I politely asked Youtube to remove a song by my old band that someone had posted without permission. They took it down but then apologized "sorry about that" and ran my business name as if "blaming me" for removing content. Really? Wow. Pretty damn impartial, huh? 


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Sun, Jul 5, 2015 - 8:16AM
Add your two cents to the discussion below:
Tue, Jul 24, 2012 - 12:45PM
FarePlay said about this:

So true, the language used in this entire "entitlement scandal" skews favorably toward the bad guys.

YouTube is the number one "grey area" for copyright abuse.

Wed, Jul 25, 2012 - 12:20AM
A. Campbell Payne said about this:

It is worth mentioning that that's their standard takedown notice screen. Replace "Jackpot! Recording Studio, Inc." with "Warner Music Group" or "Sony Music Entertainment" and that same boilerplate suddenly seems much less skewed to me. Haven't you ever been really excited to watch a clip on YouTube, only to find yourself cursing the name "Viacom" moments later?

Sat, Aug 4, 2012 - 7:11PM
Joe Yarin said about this:

They are apologizing to the end users who wanted to see the video but can't anymore, and they are explaining why they can't see it anymore. I don't see what the problem is.

Mon, Aug 6, 2012 - 12:00PM
Superbird43 said about this:

Yeah, sorry, but I'm just gonna leave this here...


Mon, Aug 6, 2012 - 12:14PM
Jason said about this:

You are confusing YouTube's customer in this case.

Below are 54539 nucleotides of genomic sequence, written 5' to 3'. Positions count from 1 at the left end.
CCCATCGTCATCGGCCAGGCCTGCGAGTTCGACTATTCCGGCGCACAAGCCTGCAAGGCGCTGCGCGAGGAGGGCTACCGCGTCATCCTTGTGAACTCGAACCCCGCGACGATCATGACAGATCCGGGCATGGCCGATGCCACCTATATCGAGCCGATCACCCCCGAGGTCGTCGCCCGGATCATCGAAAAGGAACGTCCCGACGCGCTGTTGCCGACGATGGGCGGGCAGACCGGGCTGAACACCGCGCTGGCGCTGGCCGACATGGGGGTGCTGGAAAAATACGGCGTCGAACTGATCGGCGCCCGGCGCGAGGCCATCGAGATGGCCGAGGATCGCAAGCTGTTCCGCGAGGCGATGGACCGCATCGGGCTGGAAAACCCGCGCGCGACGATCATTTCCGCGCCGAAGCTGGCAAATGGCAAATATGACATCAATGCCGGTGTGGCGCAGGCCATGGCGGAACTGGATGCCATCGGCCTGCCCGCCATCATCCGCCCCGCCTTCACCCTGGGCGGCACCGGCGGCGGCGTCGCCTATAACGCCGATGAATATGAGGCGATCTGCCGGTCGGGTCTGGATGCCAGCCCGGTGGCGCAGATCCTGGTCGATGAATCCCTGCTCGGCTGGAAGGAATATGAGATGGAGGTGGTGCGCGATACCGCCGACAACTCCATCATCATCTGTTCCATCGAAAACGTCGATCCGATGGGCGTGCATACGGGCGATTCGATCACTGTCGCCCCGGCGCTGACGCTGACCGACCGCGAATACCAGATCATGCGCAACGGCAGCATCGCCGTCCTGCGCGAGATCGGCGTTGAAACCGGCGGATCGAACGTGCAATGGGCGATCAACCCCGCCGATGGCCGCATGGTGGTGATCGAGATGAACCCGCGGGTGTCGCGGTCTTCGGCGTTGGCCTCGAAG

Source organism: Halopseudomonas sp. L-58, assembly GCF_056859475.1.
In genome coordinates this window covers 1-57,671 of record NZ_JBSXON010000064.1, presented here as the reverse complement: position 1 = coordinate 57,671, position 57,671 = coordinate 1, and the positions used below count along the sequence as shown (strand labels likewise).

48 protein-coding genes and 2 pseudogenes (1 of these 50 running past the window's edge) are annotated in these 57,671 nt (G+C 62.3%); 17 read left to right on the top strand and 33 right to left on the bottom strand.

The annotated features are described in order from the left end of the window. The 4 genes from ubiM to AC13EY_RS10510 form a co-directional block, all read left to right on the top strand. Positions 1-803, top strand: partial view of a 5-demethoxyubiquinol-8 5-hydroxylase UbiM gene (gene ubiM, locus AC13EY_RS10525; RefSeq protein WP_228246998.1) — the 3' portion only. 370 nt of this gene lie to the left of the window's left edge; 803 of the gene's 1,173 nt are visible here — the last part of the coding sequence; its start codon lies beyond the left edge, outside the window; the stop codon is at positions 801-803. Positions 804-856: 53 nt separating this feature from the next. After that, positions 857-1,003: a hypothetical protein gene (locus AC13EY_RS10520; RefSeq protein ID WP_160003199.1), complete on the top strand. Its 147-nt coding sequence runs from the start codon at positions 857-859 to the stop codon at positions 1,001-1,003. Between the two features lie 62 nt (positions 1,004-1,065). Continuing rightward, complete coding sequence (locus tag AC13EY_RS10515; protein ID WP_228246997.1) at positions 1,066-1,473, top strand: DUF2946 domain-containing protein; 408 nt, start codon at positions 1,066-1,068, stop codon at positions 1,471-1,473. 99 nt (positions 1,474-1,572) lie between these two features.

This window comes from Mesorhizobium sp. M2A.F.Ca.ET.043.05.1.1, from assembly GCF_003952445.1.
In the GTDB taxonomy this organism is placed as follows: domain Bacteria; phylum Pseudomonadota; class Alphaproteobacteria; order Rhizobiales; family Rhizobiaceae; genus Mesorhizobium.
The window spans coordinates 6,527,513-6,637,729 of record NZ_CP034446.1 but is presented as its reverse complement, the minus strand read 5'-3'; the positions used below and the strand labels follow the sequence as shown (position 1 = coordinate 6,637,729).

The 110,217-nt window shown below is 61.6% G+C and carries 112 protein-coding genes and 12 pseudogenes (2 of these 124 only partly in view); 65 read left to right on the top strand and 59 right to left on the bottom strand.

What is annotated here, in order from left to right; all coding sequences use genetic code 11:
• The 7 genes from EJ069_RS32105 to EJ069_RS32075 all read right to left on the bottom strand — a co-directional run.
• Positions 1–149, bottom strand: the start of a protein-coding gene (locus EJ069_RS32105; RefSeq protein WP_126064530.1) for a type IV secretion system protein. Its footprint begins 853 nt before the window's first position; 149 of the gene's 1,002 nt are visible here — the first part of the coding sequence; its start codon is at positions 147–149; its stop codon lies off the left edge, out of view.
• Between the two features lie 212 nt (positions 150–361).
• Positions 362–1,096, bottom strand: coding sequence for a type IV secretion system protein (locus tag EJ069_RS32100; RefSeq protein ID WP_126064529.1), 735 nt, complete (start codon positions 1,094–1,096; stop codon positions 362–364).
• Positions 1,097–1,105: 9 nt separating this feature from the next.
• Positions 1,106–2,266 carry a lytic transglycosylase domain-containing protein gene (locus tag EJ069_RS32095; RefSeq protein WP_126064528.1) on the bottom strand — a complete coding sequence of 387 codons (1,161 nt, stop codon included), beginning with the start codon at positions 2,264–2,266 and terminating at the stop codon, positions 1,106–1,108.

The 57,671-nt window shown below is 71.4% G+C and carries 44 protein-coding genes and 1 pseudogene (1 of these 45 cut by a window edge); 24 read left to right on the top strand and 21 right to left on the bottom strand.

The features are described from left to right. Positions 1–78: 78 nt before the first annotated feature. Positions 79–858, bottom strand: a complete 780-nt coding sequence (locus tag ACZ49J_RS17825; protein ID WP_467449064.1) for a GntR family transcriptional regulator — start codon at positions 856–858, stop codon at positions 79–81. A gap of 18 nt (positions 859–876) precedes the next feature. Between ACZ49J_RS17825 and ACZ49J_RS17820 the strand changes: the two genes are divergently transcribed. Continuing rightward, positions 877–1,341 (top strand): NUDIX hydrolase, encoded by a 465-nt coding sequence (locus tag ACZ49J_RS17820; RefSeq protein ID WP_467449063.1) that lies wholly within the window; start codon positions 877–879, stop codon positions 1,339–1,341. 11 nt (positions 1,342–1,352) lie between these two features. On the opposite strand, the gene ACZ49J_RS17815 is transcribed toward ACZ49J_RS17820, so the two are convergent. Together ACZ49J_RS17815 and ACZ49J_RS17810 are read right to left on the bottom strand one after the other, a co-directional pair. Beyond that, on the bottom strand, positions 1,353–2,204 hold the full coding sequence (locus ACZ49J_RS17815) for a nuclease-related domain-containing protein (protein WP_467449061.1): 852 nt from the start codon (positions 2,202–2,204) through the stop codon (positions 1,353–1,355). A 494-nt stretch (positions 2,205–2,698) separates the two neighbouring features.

YouTube's customer is the user, NOT you. Therefore YouTube should apologize that they are not allowed to play the content the user requested. Totally understandable.

The customer in this case is also informed of why they can't see the video. Its because you told them (well within your rights) not to.

Now if I were the customer in question who wanted to watch the video of YOUR band, at this point I'd quit trying to find our more about your band and go on living my life oblivious to your old band and its music. I wouldn't try and buy your music, I wouldn't try and attend a concert of your old band (or of any new band for that matter).

If you are a band, any band, wanting publicity and you remove a video of your music from YouTube, you are well within your rights. Both your rights to protect your copyright and your rights to remain undiscovered by potential fans.

Mon, Aug 6, 2012 - 12:15PM
Atomic Kommie Comics said about this:

Under DMCA rules, they're required to leave the name of the person or organization demanding the takedown so that, in the event of copyfraud (which does happen) or the takedown is in error (similarly-named video or somesuch), the responsible party is identified.

Mon, Aug 6, 2012 - 12:22PM
suckerpunch said about this:

What is the issue?

YouTube is apologizing to the person expecting to see the video. And YouTube is informing that person expecting to see the video exactly who requested the take down.